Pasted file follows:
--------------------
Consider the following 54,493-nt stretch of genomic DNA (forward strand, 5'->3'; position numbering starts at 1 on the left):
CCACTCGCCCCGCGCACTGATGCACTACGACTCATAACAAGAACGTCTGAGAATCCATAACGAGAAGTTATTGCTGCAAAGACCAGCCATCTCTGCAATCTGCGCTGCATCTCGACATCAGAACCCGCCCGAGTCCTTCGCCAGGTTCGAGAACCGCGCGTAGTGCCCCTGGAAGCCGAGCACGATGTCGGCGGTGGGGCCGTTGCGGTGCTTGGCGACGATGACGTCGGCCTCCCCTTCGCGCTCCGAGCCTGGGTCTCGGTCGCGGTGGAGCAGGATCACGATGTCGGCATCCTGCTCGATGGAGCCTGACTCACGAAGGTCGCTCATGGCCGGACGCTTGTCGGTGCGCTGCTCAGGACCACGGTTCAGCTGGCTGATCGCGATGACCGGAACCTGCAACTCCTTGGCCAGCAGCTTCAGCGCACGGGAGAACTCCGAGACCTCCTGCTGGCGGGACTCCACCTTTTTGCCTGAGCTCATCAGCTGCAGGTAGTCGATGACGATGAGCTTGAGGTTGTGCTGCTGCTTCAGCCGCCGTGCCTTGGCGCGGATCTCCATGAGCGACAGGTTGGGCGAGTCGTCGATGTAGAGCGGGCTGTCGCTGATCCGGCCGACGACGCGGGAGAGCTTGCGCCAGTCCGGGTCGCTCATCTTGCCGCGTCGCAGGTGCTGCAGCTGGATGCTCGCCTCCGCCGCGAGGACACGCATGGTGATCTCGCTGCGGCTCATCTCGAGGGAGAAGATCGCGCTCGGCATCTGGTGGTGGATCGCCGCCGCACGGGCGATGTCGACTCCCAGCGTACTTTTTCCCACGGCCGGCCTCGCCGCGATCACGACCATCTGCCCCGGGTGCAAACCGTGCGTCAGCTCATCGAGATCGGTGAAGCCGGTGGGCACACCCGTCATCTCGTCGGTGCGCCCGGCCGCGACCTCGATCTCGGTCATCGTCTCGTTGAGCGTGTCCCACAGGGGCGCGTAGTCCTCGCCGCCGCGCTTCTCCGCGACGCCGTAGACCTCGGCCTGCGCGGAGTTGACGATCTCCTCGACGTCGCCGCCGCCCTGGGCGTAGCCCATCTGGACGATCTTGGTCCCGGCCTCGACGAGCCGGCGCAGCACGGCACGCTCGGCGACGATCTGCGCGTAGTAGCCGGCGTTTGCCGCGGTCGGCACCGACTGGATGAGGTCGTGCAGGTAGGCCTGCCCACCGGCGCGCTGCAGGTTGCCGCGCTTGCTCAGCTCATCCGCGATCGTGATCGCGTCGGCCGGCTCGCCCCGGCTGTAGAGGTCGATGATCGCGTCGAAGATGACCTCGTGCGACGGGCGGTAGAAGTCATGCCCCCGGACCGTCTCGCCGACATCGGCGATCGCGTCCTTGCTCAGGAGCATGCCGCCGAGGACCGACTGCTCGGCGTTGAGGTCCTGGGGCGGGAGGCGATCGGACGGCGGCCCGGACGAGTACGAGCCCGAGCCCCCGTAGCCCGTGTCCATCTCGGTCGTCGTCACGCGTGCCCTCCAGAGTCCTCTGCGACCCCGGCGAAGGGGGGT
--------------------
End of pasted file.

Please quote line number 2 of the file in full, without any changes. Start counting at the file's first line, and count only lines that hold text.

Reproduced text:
CCACTCGCCCCGCGCACTGATGCACTACGACTCATAACAAGAACGTCTGAGAATCCATAACGAGAAGTTATTGCTGCAAAGACCAGCCATCTCTGCAATCTGCGCTGCATCTCGACATCAGAACCCGCCCGAGTCCTTCGCCAGGTTCGAGAACCGCGCGTAGTGCCCCTGGAAGCCGAGCACGATGTCGGCGGTGGGGCCGTTGCGGTGCTTGGCGACGATGACGTCGGCCTCCCCTTCGCGCTCCGAGCCTGGGTCTCGGTCGCGGTGGAGCAGGATCACGATGTCGGCATCCTGCTCGATGGAGCCTGACTCACGAAGGTCGCTCATGGCCGGACGCTTGTCGGTGCGCTGCTCAGGACCACGGTTCAGCTGGCTGATCGCGATGACCGGAACCTGCAACTCCTTGGCCAGCAGCTTCAGCGCACGGGAGAACTCCGAGACCTCCTGCTGGCGGGACTCCACCTTTTTGCCTGAGCTCATCAGCTGCAGGTAGTCGATGACGATGAGCTTGAGGTTGTGCTGCTGCTTCAGCCGCCGTGCCTTGGCGCGGATCTCCATGAGCGACAGGTTGGGCGAGTCGTCGATGTAGAGCGGGCTGTCGCTGATCCGGCCGACGACGCGGGAGAGCTTGCGCCAGTCCGGGTCGCTCATCTTGCCGCGTCGCAGGTGCTGCAGCTGGATGCTCGCCTCCGCCGCGAGGACACGCATGGTGATCTCGCTGCGGCTCATCTCGAGGGAGAAGATCGCGCTCGGCATCTGGTGGTGGATCGCCGCCGCACGGGCGATGTCGACTCCCAGCGTACTTTTTCCCACGGCCGGCCTCGCCGCGATCACGACCATCTGCCCCGGGTGCAAACCGTGCGTCAGCTCATCGAGATCGGTGAAGCCGGTGGGCACACCCGTCATCTCGTCGGTGCGCCCGGCCGCGACCTCGATCTCGGTCATCGTCTCGTTGAGCGTGTCCCACAGGGGCGCGTAGTCCTCGCCGCCGCGCTTCTCCGCGACGCCGTAGACCTCGGCCTGCGCGGAGTTGACGATCTCCTCGACGTCGCCGCCGCCCTGGGCGTAGCCCATCTGGACGATCTTGGTCCCGGCCTCGACGAGCCGGCGCAGCACGGCACGCTCGGCGACGATCTGCGCGTAGTAGCCGGCGTTTGCCGCGGTCGGCACCGACTGGATGAGGTCGTGCAGGTAGGCCTGCCCACCGGCGCGCTGCAGGTTGCCGCGCTTGCTCAGCTCATCCGCGATCGTGATCGCGTCGGCCGGCTCGCCCCGGCTGTAGAGGTCGATGATCGCGTCGAAGATGACCTCGTGCGACGGGCGGTAGAAGTCATGCCCCCGGACCGTCTCGCCGACATCGGCGATCGCGTCCTTGCTCAGGAGCATGCCGCCGAGGACCGACTGCTCGGCGTTGAGGTCCTGGGGCGGGAGGCGATCGGACGGCGGCCCGGACGAGTACGAGCCCGAGCCCCCGTAGCCCGTGTCCATCTCGGTCGTCGTCACGCGTGCCCTCCAGAGTCCTCTGCGACCCCGGCGAAGGGGGGT